CXV. The White Grape

November 8, 2013 — The white grape on my hors d’oeuvre plate rolled onto the floor in the corner in front of the closet, so I picked it up, wiped it off and ate it so it wouldn’t roll off in the center of the gathering and create a scene.

I was attending the annual artists reception at our local historic opera house. I walked along the walls of the two rooms, viewed all the pictures and incidental artwork. I finished eating my hors d’oeuvres, ate no cake for dessert, drank the small glass of opaque purple wine, exhibited in my hand like a royal crimson smudge on the chronicles of the peoples. I tossed my clear plastic plate and glass into the trash.

Moriarty came up behind me, then, tapped me on the shoulder and told me it was time to go. I remarked how amazed I always am at the wealth of local talent, and then I quietly exited down the stairs.

I removed my stick-on nametag as I descended the three flights. Against the outside brick wall of the opera house, well lit and encased in glass, I was keenly aware that I was exhibited in my descent.

I walked home alone in the dark.

Once home I ate a bowl of rich pumpkin soup from our nearby farm market and finished it off with bread pudding from our Odd Fellows Café. The works of artisans.

I sat out on my front porch after eating, sipping a glass of red Zinfandel, beneath the golden leaves of the walnut tree thriving in my flower bed, mourned its loss before it was gone, melancholic – the huzun, the Turks call it – soon to happen, for if it stayed in its place growing there under my porch, it would eat my house. I stared at the hundred year old Norway spruce etched against the night sky across the street.

Artists, I ruminated, know art comes from nowhere. The music of the spheres. What artists see and they create comes spontaneously. It’s not there and then it is. It is not something expected and then comes and you can arrogantly spout platitudes about or look down you nose about as you try to explain to lesser beings the work you have done. Works of art are not entities you can lord over awestruck others. Only the impresarios, the ones who present the art in a forum of camaraderie, food and wine or on a theater stage can do that. Artists simply visualize or hear the work and record it. Artists don’t know whence it comes, and they are humbled in that knowing, in its genesis and its presence.

It is with life the same. It’s temporal. We come, we exist, we exhibit what we create and then we quietly go.

There’s nothing to hold superior to that of others; all come and go, create and exhibit in their own ways, in their own time. There is parity in this.

There is no hierarchy; there are no mind games. Mind games are played by those caught in themselves, those mesmerized by their own images in the mirror – the adored but illusionary phantom.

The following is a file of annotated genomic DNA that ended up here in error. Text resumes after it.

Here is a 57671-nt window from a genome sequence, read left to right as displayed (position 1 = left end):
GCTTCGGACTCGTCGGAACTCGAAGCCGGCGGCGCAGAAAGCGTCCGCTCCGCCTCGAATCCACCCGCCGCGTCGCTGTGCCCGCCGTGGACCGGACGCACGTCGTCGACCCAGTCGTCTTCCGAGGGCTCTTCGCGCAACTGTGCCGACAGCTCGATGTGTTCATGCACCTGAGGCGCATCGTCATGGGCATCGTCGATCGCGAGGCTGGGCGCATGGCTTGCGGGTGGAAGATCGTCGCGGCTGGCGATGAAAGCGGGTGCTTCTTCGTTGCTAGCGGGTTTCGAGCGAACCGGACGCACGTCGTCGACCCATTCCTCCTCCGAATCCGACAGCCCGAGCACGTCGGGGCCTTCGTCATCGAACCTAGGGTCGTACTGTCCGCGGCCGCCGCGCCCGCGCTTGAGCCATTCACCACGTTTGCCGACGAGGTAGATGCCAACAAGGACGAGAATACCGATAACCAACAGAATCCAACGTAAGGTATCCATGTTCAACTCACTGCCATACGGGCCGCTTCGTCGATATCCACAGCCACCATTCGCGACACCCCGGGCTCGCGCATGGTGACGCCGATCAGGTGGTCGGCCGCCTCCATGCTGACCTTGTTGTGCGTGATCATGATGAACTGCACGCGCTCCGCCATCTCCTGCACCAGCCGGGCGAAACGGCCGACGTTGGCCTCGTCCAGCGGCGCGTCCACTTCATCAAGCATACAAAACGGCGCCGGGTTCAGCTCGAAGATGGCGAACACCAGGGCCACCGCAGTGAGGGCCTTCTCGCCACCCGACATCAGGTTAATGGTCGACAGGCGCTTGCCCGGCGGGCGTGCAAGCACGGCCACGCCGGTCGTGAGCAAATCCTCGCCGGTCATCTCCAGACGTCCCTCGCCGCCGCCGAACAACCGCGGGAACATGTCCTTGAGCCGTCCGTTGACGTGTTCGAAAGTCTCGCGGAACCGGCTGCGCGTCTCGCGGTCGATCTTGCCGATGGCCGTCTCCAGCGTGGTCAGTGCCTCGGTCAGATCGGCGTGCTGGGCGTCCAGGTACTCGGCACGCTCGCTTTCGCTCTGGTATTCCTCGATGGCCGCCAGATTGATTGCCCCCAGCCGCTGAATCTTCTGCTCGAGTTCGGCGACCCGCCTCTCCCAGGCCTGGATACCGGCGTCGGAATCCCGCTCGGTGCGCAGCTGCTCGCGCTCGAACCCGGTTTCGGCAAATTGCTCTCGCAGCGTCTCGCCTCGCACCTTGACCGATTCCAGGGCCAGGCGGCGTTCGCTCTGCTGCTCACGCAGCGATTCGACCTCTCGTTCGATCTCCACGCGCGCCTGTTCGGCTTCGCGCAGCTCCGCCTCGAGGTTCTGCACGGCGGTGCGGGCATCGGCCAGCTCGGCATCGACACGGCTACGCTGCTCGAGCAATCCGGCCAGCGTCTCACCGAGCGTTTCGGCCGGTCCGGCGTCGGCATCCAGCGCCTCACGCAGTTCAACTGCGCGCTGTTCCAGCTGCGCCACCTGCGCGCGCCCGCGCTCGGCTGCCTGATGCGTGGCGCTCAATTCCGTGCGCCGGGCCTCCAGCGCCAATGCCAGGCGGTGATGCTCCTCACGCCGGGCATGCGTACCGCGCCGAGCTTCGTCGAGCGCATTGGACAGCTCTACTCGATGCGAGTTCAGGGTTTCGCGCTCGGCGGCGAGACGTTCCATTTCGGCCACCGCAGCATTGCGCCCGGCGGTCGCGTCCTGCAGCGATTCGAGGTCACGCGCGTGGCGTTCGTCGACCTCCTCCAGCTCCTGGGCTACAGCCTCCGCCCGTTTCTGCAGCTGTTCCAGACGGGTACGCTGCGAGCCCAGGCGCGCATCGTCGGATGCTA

Does art imitate nature or does nature imitate art? The proverbial and paradisal question, the eternal paradox. Does art merely mirror the spectator? Does art express anything but itself? Does it simply exist?

The white grape rolled off my plate and onto the floor in the corner in front of the closet. I bent and picked it up, wiped it off and ate it.

—Samantha Mozart

6 Responses to CXV. The White Grape

  1. kathy says:

    Goodness, this is SO beautifully written and SO, SO true. We don’t know where art comes from, and that is, indeed, humbling–something I’ve never understood but just appreciate for what it is. Mystery.

    Hugs from Ecuador,

    • sammozart says:

      Kathy, I am humbled by your kind compliment, coming from you who write so beautifully and masterfully yourself.

      Yes, the appearance of one’s work of art suddenly appearing on the page is humbling. Perhaps it comes because we do have the courage to explore the mystery….

      As always, I am so glad to see you here.

      Hugs back to you in Ecuador.

  2. Gwynn Rogers says:

    Susan’s words are so wise and extremely appropriate. As we look into the world we may or not appreciate what we see, but once it becomes a picture it can take on a whole new depth and with it perception. You truly paint an interesting piece of art. Beautifully stated.

    • sammozart says:

      Thank you, Gwynn. The art is in seeing the picture or hearing the music before you create it in physical form. Yes, depth of character and perception.

      The painters last evening inspired this word painter. Again, thanks for your kind compliment.

  3. Susan Scott says:

    Lovely Samantha thank you! There is no answer to the paradox of Art reflecting Nature or Nature, Art. Perhaps they are both and not exclusive to each other .. and is Beauty is the eye of the beholder?

    My eye perceives Beauty in your writing. It may be temporal but I like my reaction, NOW. This is what matters in my view …

    So, something sacred in your post in amongst the mundane of the rolling grape …

    • sammozart says:

      It’s all the same, isn’t it, Susan — art vs. nature or nature vs. art: the sacredness of the rolling grape. Yes, I believe beauty is in the eye of the beholder and the reaction in the now, because it IS temporal. And as we change, so do our perspectives.

      Thank you. I always enjoy your comments and deep thoughts. I wrote this one partly with you in mind.